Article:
Although the use of 6-[18F]FDOPA 1 as a neurotracer does not necessarily imply high molar activity, for its use in oncology is a very important issue (Koopmans et al., 2005; Kuik et al., 2015). Low molar activities are known to produce pharmacologic effects such as carcinoid crisis by local conversion in the tumour tissue of 6-[18F]FDOPA 1 to noradrenaline, induced by aromatic acid decarboxylase and dopamine ß-hydroxylase enzymes (Koopmans et al., 2005), being the major drawback of the electrophilic method.

Nucleophilic aromatic substitution methods

In order to overcome the limitations of the electrophilic approach, efforts were concentrated on the development of a nucleophilic incorporation of n.c.a. [18F]fluoride, which can be obtained with molar activities in order of 314–43,000 GBq/μmol (Edwards & Wirth, 2015; Füchtner et al., 2008) and several synthetic processes have been developed. The most promising processes involve the nucleophilic aromatic substitution of leaving groups such as nitro or trimethylammonium moieties in combination with electron withdrawing groups, with [18F]fluoride (Pretze et al., 2014).

The first attempts produced racemic mixtures of the D- and L- isomers and the pure L- isomer was obtained by chiral-HPLC purification, although with a significant loss of activity (Ding et al., 1990; Guillaume et al., 1990).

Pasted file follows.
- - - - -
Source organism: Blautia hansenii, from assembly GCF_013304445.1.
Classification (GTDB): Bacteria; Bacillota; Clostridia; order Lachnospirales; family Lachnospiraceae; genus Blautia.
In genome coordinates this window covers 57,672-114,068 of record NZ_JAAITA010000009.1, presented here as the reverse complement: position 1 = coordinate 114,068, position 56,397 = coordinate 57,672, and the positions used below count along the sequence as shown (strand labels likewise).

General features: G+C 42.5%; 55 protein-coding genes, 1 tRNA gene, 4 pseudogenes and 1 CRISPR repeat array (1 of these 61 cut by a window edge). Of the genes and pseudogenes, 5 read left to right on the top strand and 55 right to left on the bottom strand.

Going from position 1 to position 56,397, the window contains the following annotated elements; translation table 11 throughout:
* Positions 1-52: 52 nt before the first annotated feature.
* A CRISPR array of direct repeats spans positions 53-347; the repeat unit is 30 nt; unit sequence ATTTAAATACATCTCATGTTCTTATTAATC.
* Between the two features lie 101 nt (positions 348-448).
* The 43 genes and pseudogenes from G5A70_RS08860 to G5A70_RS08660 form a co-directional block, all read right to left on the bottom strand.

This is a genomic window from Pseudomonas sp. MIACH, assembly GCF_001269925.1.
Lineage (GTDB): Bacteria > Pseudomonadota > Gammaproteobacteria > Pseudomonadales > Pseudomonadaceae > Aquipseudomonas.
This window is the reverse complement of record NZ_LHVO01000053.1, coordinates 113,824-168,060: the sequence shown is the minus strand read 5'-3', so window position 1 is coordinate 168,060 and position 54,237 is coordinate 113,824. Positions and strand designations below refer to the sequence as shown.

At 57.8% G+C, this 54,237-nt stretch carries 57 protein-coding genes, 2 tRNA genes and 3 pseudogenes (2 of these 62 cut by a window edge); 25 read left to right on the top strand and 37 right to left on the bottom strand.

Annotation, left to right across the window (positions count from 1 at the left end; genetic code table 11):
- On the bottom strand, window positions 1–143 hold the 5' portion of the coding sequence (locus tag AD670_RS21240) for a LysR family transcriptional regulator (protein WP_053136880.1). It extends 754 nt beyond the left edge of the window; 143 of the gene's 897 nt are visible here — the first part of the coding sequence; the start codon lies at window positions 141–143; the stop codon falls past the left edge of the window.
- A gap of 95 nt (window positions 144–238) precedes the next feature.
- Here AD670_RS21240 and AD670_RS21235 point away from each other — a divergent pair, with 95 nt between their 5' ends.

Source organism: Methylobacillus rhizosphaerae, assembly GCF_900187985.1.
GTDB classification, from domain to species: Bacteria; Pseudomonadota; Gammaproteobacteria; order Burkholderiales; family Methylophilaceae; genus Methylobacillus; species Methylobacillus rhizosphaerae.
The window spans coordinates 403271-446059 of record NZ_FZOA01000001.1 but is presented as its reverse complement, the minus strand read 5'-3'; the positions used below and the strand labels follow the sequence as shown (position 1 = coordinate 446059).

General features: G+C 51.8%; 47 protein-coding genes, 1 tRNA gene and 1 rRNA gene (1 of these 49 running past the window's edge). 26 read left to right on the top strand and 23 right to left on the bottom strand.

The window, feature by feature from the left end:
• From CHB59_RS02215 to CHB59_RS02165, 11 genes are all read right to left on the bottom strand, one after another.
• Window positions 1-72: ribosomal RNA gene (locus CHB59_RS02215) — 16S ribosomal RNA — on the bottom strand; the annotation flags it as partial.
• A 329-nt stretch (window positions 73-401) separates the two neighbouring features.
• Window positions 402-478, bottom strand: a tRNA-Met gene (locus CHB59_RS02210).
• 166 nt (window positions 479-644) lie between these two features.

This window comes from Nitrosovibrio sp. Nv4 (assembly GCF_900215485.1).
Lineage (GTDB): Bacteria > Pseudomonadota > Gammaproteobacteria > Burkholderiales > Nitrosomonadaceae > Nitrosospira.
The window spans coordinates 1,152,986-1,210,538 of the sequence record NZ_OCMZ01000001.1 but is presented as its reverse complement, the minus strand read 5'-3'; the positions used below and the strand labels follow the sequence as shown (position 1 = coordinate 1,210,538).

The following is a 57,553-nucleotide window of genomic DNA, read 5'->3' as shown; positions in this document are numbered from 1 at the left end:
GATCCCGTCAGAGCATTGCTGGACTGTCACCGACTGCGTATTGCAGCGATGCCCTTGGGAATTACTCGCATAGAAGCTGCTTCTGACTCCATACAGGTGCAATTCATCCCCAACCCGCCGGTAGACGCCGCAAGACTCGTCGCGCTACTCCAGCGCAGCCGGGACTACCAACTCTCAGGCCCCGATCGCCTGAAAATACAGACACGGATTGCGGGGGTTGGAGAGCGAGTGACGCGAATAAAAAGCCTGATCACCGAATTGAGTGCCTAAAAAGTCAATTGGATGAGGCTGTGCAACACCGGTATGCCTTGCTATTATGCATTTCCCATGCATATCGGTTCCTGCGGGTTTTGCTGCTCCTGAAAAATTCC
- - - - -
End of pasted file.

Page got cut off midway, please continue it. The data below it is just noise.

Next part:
To avoid this drawback, two alternative approaches were developed. In the first, the reaction starts with the 18F-fluorination of an aromatic ring with standard leaving groups in combination with strong electron withdrawing groups (NO2 and aldehyde), followed by asymmetric alkylation. In the second, 18F-fluorination occurs at a chiral precursor (Pretze et al., 2014; Edwards & Wirth, 2015; Lemaire et al., 1991; Lemaire et al., 1994; Lemaire et al., 1993; Reddy et al., 1993; Najafi, 1995; Horti et al., 1995). Several multistep regioselective nucleophilic synthesis routes of 6-[18F]FDOPA 1 have been described in the last years and some results are presented in Table 1. This complex synthesis process normally comprises 5 steps: fluorination, reduction, halogenation, alkylation and hydrolysis. In Fig. 5 we present the reaction steps of this process.

Table 1 Synthesis of 6-[18F]FDOPA 1 starting from different precursors using chiral auxiliaries
Fig. 5
figure 5

Synthesis of 6-[18F]FDOPA 1 starting from aryltrimethylammonium precursor, using chiral auxiliaries (Lemaire et al., 1994)

The authors (Lemaire et al., 1994) started with the 18F-fluorination of the precursor 13, trimethylammonium veratraldehyde triflate, with 40–70% RCY. This step is favoured by the trimethylammonium triflate, a quaternary salt, which allowed a time reduction by 10 min, when compared with the alternative nitro substitution reaction. The second step is a reductive iodination reaction and the third is an asymmetric inductive alkylation step, which leads to the formation of a new carbon-alpha carbon-beta bond with high diastereoselectivity, all within a total synthesis time of 90 min.